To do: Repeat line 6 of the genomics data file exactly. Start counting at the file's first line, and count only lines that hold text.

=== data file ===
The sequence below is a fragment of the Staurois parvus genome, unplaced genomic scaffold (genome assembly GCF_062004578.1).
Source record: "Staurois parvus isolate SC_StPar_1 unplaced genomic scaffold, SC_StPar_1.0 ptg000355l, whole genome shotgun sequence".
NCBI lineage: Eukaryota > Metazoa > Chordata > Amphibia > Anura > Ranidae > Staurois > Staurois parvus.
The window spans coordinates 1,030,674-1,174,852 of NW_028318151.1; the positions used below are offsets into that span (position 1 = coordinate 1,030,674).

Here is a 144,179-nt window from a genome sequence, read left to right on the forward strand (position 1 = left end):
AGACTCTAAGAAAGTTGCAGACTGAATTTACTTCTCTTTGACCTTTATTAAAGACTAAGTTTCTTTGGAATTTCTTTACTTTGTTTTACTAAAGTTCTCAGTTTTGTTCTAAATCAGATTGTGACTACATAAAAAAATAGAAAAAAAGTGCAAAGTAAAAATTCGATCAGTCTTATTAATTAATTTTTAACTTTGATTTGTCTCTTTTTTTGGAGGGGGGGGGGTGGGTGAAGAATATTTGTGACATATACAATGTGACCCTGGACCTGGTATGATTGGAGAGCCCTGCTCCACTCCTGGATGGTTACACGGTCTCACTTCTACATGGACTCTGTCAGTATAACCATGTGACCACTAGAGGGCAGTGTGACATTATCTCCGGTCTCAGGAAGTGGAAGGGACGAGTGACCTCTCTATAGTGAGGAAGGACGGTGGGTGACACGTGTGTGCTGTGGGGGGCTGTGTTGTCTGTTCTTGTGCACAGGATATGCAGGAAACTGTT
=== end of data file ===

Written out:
AGACTCTAAGAAAGTTGCAGACTGAATTTACTTCTCTTTGACCTTTATTAAAGACTAAGTTTCTTTGGAATTTCTTTACTTTGTTTTACTAAAGTTCTCAGTTTTGTTCTAAATCAGATTGTGACTACATAAAAAAATAGAAAAAAAGTGCAAAGTAAAAATTCGATCAGTCTTATTAATTAATTTTTAACTTTGATTTGTCTCTTTTTTTGGAGGGGGGGGGGTGGGTGAAGAATATTTGTGACATATACAATGTGACCCTGGACCTGGTATGATTGGAGAGCCCTGCTCCACTCCTGGATGGTTACACGGTCTCACTTCTACATGGACTCTGTCAGTATAACCATGTGACCACTAGAGGGCAGTGTGACATTATCTCCGGTCTCAGGAAGTGGAAGGGACGAGTGACCTCTCTATAGTGAGGAAGGACGGTGGGTGACACGTGTGTGCTGTGGGGGGCTGTGTTGTCTGTTCTTGTGCACAGGATATGCAGGAAACTGTT